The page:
Kuo Yu arrived in San Francisco with the brother of Kuo Li and Kuo Shan, Nick and Susan Mechling, two close disciples and Dharma protectors of the Venerable Master Hsuan Hua. A few hours after their arrival Kuo Li asked Kuo Yu if he would like to hear the Master lecture. When Kuo Yu first met the Master he was put off because the Master smiled and was peaceful and happy, whereas Kuo Yu thought that getting himself enlightened was a deadly serious affair. After meditating for an hour he heard the Master talk about the Great Master Hsu Yun.

When he got home he couldn’t forget the Master’s words, and stayed up late pondering everything he had heard.

Four Dwellings in Mindfulness: body is impure; sensation is suffering; mind is impermanent; dharmas are without a self.

The next morning when he got up the first thing he did was make arrangements to meet and talk with the Master. That evening he went to Chinatown and slowly climbed the four flights of stairs to the temple. Everything seemed much different from the night before, and on top of that he was terrified. When he arrived at the top of the stairs he didn't know whether to knock or just go in, so he did both. The room was lit by one small bulb, and facing him at the front of the room before the altar was the Master, sitting motionless on a cushion, meditating. The Master opened his eyes and invited Kuo Yu to sit next to him. After talking for nearly an hour, Kuo Yu was certain that he would study with the Master. This was in December 1967.

On February 7th, 1968, Kuo Yu had the opportunity to take refuge with the Triple Jewel and become a disciple of the Venerable Master Hsuan Hua; he has been a diligent student, cultivator, and a faithful Dharma protector ever since. He attended the Surangama Summer Session in 1968, and meditated five or six hours a day and studied the Sutra Text. By then he had given up his former bad habits and the easy days on big waves for a serious study of the, self—nature. During the past five years he has kept up a steady and heavy pace of cultivation and work.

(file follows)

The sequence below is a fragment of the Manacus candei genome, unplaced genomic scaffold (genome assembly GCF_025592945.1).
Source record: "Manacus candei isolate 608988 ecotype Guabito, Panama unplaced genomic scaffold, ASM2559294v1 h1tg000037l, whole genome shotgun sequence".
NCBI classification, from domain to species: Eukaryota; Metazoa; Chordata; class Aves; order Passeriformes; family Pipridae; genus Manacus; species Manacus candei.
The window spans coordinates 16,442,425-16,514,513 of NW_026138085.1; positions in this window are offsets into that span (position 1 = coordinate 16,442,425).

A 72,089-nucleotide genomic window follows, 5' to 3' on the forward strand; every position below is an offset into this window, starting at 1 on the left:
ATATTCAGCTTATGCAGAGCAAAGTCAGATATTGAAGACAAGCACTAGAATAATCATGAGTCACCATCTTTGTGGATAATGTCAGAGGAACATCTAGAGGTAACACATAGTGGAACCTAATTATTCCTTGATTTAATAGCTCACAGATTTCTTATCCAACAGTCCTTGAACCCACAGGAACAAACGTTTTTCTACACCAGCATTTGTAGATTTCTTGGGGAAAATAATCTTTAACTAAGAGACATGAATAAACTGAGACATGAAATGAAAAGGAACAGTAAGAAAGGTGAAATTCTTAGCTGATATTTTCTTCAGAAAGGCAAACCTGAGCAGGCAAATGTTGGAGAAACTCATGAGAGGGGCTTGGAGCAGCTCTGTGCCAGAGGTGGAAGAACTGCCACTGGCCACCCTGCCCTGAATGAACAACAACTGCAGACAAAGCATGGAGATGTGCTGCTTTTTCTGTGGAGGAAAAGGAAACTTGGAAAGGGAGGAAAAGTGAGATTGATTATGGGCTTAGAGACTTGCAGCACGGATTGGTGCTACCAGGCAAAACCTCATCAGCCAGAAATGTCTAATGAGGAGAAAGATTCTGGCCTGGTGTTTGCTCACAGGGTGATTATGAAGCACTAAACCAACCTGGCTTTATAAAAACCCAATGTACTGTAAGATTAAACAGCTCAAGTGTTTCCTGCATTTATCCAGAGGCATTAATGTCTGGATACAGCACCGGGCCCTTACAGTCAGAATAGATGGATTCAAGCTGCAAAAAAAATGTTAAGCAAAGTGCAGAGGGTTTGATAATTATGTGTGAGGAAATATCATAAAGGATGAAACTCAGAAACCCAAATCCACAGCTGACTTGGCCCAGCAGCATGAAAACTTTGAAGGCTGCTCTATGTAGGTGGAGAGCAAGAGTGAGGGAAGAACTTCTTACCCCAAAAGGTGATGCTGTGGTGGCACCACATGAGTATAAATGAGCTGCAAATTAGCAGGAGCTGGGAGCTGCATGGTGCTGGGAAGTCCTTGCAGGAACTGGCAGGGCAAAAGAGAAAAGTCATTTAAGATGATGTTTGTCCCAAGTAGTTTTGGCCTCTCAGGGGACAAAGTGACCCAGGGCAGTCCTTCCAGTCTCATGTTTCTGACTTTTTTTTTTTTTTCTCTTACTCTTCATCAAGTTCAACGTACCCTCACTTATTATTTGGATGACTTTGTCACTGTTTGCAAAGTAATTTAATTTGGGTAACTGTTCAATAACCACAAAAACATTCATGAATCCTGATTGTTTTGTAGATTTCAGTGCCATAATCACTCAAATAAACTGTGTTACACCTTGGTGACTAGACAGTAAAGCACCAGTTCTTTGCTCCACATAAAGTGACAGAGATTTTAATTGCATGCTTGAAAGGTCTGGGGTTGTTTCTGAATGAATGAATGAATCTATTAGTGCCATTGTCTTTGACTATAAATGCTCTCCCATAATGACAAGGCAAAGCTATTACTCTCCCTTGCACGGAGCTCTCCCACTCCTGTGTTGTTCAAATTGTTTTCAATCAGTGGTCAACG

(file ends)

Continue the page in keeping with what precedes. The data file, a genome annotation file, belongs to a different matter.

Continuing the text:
When I met Kuo Yu in the summer of 1969 at the Sixth Patriarch Sutra Session, he was working three or four days a week to support himself and the Bodhimandala, and cultivating and studying Sutras the remainder of the time. In the autumn he went on to study Chinese at San Francisco State College, and kept up the same diligent practice of morning recitation at four-thirty, a few hours of meditation, and then off to work or school, only to return in the evening for more meditation and the evening Dharma assembly and Sutra lecture. What is remarkable is that he maintained this schedule on one meal a day and without lying down to sleep at night, and in the midst of a busy schedule always had time to be friendly and helpful. He took the Bodhisattva Precepts in September 1969.

Upasaka Kuo Yu is a devoted supporter and protector of the Bodhimandala. He spends much of his free time at Gold Mountain Monastery, helping with the building, working on the translation of Sutras, and cultivating, and faithfully attends the Master's Dharma lectures which are held nightly. He graduated from California State University in San Francisco with a degree in Chinese Studies after two years of intensive work, which included a summer studying on Taiwan. Accompanied by his wife, Kuo Wan, who is also a disciple of the Venerable Master Hsuan Hua, he traveled in both Taiwan and Hong Kong, and visited many temples and monasteries.

Upasaka Kuo Yu's preparation will make him an effective scholar, translator and interpreter of Buddhist literature, because he combines practice with his study. He took up the study of Chinese in order to be of the greatest use possible in helping to introduce and spread the upright Dharma in the West, and is beginning graduate work in Chinese this autumn which will lead him to a Master's degree from California State University in San Francisco. Upasaka Linebarger has contributed articles and translations, which have appeared in Vajra Bodhi Sea, and is an active member of the Buddhist Text Translation Society of the Sino—American Buddhist Association.

Upasaka Linebarger and his wife are currently living in San Francisco, and have one child, Kuo Ch'ing who is also a disciple of the Venerable Master.